Originally Posted by kennyt
I disagree, most audiophiles I know prefer coaxial to optical. Yes, coax can get RFI, but optical (Toslink) has it's own troubles to deal with, now if you hat AT&T glass, that is a different story, but no one is using it outside of the super high end market and it is even fading their. HDMI is also prone to jitter, but it is what we will have to use for the new codecs so we are stuck..
If your receiver/pre/pro has HDMI and will decode the new audio formats or accepts MC PCM then you need to use HDMI to get the best audio....
I was told be the engineers at Arcam that they put a lot more money and engineering into their coax connection than they did their toslink and for that reason it should sound better. The toslink was basically a cheapy they included to be compatible with other equipment. They highly recommend using the digital coax connection.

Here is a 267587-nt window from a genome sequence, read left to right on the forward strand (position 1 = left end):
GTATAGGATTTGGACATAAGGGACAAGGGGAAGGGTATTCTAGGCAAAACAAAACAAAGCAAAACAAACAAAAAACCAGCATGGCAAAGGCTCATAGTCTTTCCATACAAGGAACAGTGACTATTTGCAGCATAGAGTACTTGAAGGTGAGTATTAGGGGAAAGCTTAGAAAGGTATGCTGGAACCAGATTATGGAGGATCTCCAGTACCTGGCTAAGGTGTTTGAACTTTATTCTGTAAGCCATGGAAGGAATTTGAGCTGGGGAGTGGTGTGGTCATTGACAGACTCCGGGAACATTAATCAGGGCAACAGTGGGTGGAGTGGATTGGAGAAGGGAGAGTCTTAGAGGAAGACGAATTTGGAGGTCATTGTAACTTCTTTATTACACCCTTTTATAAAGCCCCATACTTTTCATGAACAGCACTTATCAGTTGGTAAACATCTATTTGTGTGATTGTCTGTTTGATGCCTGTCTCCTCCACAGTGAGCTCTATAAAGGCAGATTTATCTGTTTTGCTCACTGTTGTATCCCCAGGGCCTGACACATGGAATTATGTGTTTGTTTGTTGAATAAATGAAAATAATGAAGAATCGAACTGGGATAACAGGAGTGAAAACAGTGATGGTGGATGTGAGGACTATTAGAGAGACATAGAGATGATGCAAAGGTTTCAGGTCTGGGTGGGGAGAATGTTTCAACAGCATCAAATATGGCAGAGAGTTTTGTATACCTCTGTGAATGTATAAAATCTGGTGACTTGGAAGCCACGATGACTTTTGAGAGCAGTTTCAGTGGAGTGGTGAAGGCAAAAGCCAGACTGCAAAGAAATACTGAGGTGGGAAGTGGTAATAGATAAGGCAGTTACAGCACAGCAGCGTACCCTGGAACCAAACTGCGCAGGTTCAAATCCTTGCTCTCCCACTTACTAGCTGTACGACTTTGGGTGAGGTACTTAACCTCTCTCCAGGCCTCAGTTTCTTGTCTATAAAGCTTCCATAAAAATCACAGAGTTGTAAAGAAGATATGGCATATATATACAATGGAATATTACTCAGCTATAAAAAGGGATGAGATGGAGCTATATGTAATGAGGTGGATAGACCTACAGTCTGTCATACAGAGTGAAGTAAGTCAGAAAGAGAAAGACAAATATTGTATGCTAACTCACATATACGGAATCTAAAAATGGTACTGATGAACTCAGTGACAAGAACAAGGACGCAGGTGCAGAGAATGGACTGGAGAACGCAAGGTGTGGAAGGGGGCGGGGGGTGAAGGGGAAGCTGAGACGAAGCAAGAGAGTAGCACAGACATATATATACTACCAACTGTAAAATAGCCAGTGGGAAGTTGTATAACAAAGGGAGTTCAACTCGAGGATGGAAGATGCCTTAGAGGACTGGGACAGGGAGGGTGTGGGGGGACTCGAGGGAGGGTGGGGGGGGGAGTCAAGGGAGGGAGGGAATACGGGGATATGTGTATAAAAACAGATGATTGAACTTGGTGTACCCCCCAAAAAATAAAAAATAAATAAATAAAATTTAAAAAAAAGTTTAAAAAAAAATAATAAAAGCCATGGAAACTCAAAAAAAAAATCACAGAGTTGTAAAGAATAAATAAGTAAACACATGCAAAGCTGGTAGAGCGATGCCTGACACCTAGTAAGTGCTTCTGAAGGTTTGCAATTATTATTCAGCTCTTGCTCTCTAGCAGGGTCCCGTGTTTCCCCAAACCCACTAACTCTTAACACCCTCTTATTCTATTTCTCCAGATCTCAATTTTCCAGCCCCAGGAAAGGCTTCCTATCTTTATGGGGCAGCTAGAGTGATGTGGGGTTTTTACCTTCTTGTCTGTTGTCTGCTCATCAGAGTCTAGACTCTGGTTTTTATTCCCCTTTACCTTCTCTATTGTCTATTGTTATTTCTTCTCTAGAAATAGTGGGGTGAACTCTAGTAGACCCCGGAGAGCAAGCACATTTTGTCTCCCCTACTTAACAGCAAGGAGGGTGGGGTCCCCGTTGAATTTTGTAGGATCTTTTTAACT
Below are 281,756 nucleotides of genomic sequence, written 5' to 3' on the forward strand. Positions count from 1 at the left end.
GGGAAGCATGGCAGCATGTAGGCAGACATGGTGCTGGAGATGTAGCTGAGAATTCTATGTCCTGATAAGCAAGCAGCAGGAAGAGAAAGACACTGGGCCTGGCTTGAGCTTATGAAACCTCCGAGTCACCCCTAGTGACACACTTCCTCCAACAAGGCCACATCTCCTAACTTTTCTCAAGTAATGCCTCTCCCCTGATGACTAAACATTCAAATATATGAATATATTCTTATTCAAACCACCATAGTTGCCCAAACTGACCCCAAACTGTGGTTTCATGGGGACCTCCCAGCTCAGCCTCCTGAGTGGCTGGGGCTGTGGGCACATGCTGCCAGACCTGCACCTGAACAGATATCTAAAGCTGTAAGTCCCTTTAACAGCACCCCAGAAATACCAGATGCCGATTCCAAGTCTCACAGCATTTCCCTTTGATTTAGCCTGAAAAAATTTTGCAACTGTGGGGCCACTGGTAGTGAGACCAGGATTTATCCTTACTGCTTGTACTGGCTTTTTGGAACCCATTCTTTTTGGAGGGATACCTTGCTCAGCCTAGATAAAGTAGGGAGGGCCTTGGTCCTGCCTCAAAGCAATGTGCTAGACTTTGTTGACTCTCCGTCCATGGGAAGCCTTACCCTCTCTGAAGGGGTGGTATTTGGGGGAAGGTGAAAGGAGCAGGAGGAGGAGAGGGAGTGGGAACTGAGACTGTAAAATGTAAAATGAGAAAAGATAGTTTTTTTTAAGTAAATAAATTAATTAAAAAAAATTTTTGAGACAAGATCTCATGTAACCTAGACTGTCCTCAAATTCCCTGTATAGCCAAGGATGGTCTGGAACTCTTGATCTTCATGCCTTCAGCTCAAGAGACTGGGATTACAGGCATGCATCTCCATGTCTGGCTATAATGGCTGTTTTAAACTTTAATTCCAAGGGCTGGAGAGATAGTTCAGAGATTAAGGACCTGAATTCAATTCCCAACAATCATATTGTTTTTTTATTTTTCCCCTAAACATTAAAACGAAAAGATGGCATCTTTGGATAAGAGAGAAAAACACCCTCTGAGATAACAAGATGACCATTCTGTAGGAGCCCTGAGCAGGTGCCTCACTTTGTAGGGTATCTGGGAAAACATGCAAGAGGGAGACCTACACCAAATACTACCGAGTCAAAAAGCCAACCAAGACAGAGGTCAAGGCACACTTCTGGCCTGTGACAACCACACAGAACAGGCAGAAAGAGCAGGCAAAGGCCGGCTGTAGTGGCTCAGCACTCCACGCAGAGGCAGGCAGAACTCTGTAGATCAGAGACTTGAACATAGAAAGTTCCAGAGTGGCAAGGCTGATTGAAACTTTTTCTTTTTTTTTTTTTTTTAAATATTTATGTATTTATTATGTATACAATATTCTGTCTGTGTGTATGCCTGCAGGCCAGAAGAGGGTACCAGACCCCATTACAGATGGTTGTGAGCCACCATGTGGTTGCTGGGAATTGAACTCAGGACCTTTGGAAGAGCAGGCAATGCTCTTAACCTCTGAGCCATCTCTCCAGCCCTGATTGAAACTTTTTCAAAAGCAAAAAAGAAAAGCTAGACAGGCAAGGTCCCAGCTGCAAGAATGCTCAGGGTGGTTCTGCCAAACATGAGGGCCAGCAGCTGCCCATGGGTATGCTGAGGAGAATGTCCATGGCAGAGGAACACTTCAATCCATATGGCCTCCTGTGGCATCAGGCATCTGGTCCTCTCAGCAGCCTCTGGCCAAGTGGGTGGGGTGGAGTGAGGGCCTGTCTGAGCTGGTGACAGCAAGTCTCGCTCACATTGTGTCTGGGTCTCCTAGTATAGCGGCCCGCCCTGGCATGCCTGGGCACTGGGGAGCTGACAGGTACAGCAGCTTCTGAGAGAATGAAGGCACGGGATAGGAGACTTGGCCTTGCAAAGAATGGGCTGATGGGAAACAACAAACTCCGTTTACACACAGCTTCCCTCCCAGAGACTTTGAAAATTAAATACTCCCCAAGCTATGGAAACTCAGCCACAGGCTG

As for my personal experience, I have done A/B tests to determine if there was a difference between AT&T tos and coax. I could not hear a difference between the glass toslink and the coax at least when I tried it. I can't say that I spent a lot of time with these comparisons.
I have experimented with the optical AT&T glass toslink cable (got them on eBay from a DIY guy several years ago, I wish I could get some more) vs the multi fiber plastics and could hear a difference between those cables. I preferred the glass toslink over the plastic. The differences were subtle, but they were there, better noise floor, better spacing and image stabilty